AOC equates some tipped workers' jobs to 'indentured servitude'

New York Democratic Rep. Alexandria Ocasio-Cortez took up her former job as a bartender on Friday, advocating for a higher minimum wage for tipped workers.

The goal of the event hosted by Restaurant Opportunities Centers (ROC) United was to promote the One Fair Wage Act, which aims to prevent tipped workers – like those in the restaurant industry – from being paid less than the federal minimum wage. According to the group’s website, tipped workers can be paid wages as low as $2.13 per hour – a rate it says hasn’t been changed since 1991.

The congresswoman spoke to a crowd during Friday's event, saying "any job that pays $2.13 an hour is not a job. It's indentured servitude."

She also got behind the bar and took some customers' orders.

New York is one of 43 states where two minimum wages are allowed to be set. The federal minimum wage is $7.25 per hour, though many states have higher rates. Connecticut, for example, passed a bill this week that will lift its hourly minimum wage to $15 by 2023.

The freshman lawmaker has been vocal about her past working as a bartender in New York City. She unseated 10-term congressman Rep. Joe Crowley last year in the Democratic primary. The restaurant where she worked is called Flats Fix, a taco and tequila bar. Ocasio-Cortez famously said that she couldn’t afford an apartment in Washington, D.C., after she was elected.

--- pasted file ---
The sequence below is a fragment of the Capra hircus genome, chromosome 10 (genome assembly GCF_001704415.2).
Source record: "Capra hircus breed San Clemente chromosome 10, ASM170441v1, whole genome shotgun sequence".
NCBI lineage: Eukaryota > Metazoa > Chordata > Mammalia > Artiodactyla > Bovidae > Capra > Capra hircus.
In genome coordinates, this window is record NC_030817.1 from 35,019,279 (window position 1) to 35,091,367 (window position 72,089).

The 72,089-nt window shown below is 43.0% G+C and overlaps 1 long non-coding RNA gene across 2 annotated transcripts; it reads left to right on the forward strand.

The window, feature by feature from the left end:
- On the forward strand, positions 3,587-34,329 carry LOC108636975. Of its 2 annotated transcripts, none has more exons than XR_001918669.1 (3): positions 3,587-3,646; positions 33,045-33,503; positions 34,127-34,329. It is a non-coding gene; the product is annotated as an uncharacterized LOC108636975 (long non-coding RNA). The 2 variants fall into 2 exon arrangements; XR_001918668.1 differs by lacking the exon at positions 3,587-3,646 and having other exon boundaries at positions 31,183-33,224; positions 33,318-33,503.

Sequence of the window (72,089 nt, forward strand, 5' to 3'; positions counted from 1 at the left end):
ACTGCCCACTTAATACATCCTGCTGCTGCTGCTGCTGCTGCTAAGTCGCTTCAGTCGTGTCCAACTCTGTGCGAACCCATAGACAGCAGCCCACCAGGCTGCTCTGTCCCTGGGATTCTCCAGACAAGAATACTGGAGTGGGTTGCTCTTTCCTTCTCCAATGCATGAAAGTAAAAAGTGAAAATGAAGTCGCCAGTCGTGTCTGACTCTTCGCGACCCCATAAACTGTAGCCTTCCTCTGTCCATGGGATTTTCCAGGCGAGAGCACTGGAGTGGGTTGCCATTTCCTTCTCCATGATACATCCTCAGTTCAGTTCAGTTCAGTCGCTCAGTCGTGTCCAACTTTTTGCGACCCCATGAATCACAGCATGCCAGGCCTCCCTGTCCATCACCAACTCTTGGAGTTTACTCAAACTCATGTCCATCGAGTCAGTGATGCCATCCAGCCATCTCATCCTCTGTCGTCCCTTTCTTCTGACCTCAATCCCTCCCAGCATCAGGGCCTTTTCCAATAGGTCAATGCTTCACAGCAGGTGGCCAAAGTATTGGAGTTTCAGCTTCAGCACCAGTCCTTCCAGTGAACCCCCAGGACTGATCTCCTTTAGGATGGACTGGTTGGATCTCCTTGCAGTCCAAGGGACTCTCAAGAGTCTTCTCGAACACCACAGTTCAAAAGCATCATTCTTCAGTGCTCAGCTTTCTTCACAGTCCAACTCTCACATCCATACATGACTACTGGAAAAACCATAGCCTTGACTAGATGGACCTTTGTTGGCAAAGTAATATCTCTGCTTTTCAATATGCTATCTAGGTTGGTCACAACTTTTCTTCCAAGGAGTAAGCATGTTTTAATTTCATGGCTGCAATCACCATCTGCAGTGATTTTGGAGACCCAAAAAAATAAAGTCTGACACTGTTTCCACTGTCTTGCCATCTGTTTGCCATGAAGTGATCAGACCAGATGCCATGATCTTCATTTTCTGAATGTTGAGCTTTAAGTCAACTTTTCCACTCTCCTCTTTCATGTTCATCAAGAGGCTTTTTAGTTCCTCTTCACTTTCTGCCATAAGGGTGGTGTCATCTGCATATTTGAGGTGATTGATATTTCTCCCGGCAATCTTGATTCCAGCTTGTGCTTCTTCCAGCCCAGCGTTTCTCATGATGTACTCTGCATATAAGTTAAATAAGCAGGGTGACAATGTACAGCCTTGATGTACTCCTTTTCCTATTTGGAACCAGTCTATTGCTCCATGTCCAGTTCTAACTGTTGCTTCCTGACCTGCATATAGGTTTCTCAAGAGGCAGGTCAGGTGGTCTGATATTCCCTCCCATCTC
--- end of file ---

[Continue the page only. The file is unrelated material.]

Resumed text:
Meanwhile, raising the federal minimum wage for all workers has become a big issue – particularly among Democrats – in the run-up to the 2020 election. In January, members of the party introduced the Raise the Wage Act of 2019, which would increase the national minimum pay rate to $15 by 2024 through scheduled annual increases. It has more than 180 co-sponsors, including support from House Speaker Nancy Pelosi, D-Calif., and Senate Minority Leader Chuck Schumer, D-N.Y.

Independent Vermont Sen. Bernie Sanders, who supports the bill, said a $15 minimum wage would increase pay for “more than 25 percent of the U.S. workforce.”


Sanders, who launched a 2020 presidential bid, has called the current federal minimum wage – at $7.25 – a “starvation wage.” The senator has successfully campaigned to get big corporations – like Amazon – to raise employee pay to $15.

Twenty states raised their minimum wages at the outset of 2019, including California, New York and Washington.